Turkey Likely Had Last Consumer Burst Before Rate Hikes Kick In

According to a Bloomberg poll, Turkey’s economy is expected to have grown at a faster pace in the first quarter of the year, driven by strong consumer spending. Despite aggressive interest rate hikes aimed at curbing domestic demand, the economy has remained resilient. The challenge has been to slow down the economy as many Turks advanced their spending ahead of the local elections in March, anticipating a currency devaluation. Inflation concerns have also prompted households to make purchases sooner rather than later. This surge in consumer spending is likely to be a temporary boost before the economy cools down. Analysts predict that Turkey’s gross domestic product increased by 5.8% on an annual basis in the first quarter, compared to 4% in the previous three months.
According to a survey, data set to be released on Friday will reveal that Turkey’s GDP growth has increased to 1.6% from the previous quarter, after adjusting for working days and seasonal changes. Consumption plays a significant role in Turkey’s $1.1 trillion economy, accounting for more than half of it.

In a report, economists from Garanti BBVA Research, led by Seda Guler Mert, stated that the slowdown in domestic demand is still limited and that aggregate demand remains stronger than supply.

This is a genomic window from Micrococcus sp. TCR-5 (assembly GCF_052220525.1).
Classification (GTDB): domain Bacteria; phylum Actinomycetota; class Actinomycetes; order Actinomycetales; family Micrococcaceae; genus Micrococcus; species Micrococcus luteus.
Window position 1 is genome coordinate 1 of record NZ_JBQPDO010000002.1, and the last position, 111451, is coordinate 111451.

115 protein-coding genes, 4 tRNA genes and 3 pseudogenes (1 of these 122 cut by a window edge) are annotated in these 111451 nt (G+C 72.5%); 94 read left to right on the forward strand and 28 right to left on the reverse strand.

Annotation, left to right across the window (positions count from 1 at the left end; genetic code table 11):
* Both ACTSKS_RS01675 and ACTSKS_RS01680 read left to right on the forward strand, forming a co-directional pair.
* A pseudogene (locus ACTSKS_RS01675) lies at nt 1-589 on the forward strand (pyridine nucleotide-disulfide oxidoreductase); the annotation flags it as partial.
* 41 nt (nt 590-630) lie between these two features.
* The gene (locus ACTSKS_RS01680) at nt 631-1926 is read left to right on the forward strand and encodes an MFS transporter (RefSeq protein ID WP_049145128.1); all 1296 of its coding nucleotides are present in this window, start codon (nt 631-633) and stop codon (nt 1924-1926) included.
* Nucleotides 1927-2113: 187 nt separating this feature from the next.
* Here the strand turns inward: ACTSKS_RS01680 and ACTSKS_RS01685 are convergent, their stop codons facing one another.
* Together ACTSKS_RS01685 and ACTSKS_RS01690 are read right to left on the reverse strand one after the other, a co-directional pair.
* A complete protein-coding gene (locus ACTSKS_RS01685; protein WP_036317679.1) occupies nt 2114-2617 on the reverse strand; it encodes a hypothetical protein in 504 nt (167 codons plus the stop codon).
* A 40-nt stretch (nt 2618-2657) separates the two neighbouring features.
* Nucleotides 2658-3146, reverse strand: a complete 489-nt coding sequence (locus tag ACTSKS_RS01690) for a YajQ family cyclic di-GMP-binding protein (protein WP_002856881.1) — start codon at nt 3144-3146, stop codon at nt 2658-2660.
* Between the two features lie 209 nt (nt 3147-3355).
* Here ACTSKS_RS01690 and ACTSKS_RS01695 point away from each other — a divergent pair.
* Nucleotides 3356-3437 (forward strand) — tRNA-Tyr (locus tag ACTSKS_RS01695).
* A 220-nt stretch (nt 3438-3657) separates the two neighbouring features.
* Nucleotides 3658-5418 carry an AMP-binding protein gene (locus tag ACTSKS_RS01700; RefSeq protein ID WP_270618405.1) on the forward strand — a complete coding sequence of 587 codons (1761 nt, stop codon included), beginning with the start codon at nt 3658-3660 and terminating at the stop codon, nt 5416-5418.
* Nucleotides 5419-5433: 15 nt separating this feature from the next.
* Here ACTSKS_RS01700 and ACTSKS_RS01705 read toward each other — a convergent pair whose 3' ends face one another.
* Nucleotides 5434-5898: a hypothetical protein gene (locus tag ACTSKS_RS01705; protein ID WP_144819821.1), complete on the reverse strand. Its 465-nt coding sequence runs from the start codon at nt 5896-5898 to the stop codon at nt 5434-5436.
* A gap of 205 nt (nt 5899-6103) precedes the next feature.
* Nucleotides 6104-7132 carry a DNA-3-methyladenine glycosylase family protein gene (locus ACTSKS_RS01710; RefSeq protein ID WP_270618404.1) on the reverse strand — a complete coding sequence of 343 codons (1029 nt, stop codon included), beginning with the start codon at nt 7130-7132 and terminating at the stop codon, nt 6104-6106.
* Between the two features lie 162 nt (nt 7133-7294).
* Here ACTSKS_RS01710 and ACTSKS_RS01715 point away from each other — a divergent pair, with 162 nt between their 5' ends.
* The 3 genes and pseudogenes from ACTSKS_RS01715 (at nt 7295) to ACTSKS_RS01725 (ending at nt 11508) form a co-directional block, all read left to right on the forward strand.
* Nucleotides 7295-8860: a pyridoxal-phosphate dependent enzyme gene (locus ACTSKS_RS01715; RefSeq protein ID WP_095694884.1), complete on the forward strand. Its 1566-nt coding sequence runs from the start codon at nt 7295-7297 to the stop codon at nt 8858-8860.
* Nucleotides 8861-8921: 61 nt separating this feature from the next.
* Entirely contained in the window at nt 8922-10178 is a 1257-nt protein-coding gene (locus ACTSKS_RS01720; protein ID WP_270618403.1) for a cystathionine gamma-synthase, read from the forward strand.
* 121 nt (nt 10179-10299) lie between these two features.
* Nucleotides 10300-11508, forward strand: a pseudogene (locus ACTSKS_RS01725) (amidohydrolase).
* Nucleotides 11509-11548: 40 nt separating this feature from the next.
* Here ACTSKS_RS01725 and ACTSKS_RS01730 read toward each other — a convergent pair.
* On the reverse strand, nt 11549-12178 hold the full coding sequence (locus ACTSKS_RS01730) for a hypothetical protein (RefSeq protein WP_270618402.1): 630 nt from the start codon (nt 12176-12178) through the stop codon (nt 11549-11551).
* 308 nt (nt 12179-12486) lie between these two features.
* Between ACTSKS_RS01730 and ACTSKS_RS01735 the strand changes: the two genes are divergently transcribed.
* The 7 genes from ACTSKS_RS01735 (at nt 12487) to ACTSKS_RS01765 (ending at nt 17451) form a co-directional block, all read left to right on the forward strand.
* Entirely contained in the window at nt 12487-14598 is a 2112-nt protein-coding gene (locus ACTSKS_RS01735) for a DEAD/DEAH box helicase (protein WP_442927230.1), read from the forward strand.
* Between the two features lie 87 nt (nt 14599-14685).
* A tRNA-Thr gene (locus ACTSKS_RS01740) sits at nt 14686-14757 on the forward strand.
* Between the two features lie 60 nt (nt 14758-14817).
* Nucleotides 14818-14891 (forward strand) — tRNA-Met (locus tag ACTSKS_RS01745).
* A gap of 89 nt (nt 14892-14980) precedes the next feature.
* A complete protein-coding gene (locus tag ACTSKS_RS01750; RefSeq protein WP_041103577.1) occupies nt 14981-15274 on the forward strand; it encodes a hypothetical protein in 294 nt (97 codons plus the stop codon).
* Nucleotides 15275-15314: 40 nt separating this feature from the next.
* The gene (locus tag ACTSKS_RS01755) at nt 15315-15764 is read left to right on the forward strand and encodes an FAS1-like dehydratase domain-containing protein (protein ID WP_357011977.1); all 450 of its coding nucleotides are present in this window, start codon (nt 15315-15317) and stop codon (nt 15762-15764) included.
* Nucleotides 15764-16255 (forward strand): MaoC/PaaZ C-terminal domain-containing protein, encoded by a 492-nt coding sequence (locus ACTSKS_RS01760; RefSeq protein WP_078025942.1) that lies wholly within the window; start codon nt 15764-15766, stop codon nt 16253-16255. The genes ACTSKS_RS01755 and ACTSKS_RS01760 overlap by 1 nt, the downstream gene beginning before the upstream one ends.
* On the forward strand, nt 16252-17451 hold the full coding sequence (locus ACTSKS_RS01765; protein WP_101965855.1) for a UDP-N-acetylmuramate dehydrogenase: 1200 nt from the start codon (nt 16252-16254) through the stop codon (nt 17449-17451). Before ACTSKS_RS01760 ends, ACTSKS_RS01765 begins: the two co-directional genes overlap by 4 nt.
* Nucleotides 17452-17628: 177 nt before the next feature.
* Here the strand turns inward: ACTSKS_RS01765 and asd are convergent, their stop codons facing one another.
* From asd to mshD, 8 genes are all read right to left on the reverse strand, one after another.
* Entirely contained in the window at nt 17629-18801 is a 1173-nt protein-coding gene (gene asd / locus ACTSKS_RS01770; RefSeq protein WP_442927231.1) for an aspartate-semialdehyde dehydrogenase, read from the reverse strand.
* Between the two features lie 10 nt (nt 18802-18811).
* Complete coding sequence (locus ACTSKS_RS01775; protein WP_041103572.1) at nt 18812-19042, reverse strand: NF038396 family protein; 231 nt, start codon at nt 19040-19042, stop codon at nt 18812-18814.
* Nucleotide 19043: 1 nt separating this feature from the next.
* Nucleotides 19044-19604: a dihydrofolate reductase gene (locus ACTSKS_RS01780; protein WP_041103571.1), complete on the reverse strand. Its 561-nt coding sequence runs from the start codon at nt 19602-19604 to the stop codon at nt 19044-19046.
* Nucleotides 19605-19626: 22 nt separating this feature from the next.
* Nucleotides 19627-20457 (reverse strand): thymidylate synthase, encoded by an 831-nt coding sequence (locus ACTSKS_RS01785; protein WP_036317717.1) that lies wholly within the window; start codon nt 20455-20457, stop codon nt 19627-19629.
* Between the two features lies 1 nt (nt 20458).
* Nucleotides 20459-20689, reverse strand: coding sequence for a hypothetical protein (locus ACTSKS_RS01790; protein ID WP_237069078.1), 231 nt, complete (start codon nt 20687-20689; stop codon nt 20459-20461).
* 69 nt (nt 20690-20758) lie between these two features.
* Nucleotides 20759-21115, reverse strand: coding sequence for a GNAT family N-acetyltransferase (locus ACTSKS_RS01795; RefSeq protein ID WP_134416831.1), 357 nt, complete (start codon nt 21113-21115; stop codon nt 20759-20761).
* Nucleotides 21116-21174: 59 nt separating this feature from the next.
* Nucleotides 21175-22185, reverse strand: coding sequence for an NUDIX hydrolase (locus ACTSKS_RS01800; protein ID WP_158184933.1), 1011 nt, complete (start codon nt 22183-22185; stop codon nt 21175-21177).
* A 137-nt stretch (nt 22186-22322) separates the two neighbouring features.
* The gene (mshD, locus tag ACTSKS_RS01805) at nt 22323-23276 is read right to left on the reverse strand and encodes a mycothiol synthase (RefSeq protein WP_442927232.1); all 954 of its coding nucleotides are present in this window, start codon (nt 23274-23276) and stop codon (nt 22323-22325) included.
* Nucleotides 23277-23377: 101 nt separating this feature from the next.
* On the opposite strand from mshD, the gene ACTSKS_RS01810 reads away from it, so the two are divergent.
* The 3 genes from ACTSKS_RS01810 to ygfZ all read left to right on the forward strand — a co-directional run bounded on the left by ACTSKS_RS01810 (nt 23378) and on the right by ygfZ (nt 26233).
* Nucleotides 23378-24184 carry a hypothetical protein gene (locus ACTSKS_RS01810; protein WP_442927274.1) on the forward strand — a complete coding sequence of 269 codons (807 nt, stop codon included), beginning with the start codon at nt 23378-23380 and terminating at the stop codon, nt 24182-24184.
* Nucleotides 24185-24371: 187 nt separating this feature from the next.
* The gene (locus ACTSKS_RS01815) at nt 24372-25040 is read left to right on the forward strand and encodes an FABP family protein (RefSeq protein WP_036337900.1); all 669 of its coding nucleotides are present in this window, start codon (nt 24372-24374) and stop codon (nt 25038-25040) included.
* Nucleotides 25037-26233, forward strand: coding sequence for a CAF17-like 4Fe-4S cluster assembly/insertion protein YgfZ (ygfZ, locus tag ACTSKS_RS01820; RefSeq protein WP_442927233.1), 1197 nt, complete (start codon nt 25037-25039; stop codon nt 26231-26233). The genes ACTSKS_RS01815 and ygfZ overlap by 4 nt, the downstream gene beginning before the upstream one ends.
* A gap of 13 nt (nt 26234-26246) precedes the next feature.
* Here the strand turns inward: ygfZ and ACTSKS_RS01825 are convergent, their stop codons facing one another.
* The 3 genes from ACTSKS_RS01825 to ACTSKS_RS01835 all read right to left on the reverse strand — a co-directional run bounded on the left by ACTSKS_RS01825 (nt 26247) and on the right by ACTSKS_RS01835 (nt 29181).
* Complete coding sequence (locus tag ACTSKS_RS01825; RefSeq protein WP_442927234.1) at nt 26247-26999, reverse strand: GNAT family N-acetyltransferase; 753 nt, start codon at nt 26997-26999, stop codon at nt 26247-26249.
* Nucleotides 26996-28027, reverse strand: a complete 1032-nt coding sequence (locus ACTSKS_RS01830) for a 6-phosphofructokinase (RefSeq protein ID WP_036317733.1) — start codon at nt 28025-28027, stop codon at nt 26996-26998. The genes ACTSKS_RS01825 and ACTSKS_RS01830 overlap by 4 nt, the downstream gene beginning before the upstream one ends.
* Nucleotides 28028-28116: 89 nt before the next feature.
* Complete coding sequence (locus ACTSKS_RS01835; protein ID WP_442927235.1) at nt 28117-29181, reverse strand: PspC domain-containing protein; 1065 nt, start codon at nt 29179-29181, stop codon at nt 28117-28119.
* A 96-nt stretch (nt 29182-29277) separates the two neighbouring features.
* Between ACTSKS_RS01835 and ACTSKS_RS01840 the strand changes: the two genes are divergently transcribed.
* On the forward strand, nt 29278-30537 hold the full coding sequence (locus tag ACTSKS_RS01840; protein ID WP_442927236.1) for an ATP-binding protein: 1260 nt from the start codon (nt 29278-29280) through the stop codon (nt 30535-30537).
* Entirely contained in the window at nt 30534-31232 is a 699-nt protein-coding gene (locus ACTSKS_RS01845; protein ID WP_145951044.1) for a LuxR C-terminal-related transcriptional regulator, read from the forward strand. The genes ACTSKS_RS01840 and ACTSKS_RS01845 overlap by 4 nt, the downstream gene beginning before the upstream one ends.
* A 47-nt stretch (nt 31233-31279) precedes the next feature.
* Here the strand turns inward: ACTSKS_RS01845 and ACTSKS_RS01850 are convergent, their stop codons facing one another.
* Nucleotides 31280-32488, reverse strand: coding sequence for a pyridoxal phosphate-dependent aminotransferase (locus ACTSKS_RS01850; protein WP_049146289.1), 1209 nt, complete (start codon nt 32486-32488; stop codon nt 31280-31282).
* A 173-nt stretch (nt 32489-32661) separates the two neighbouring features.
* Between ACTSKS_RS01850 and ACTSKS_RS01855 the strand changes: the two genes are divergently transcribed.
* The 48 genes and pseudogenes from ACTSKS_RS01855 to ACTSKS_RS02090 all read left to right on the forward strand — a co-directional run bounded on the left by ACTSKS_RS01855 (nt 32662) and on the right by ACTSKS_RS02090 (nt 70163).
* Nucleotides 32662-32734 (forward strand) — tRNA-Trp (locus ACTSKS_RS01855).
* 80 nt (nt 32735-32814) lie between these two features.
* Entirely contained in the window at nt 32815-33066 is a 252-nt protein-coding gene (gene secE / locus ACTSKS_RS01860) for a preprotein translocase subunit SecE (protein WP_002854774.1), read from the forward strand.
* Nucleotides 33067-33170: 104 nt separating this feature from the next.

Despite the central bank raising interest rates nearly sixfold to 50% during a period when growth barely dipped below 4%, the tightening campaign reached its peak at the end of the first quarter.

Despite implementing a relatively generous fiscal policy, the authorities were unable to control the demand for consumer goods and services, which is one of the primary factors contributing to the current inflation rate of about 75%.
Ahead of the municipal elections, the government took measures to alleviate the impact of the high cost of living by raising the minimum wage by 50% at the beginning of the year. According to officials, this decision played a crucial role in supporting household spending and maintaining its resilience.

Bloomberg Economics provides its analysis on the situation, stating that the surge in spending during the first quarter can be attributed to expectations of a significant depreciation of the currency following the March 31 vote. In the month after the May 2023 elections, the lira depreciated by over 20% against the dollar. As a result, households likely accelerated their consumption in the first quarter of 2024 due to concerns of a similar decline in purchasing power after the March vote.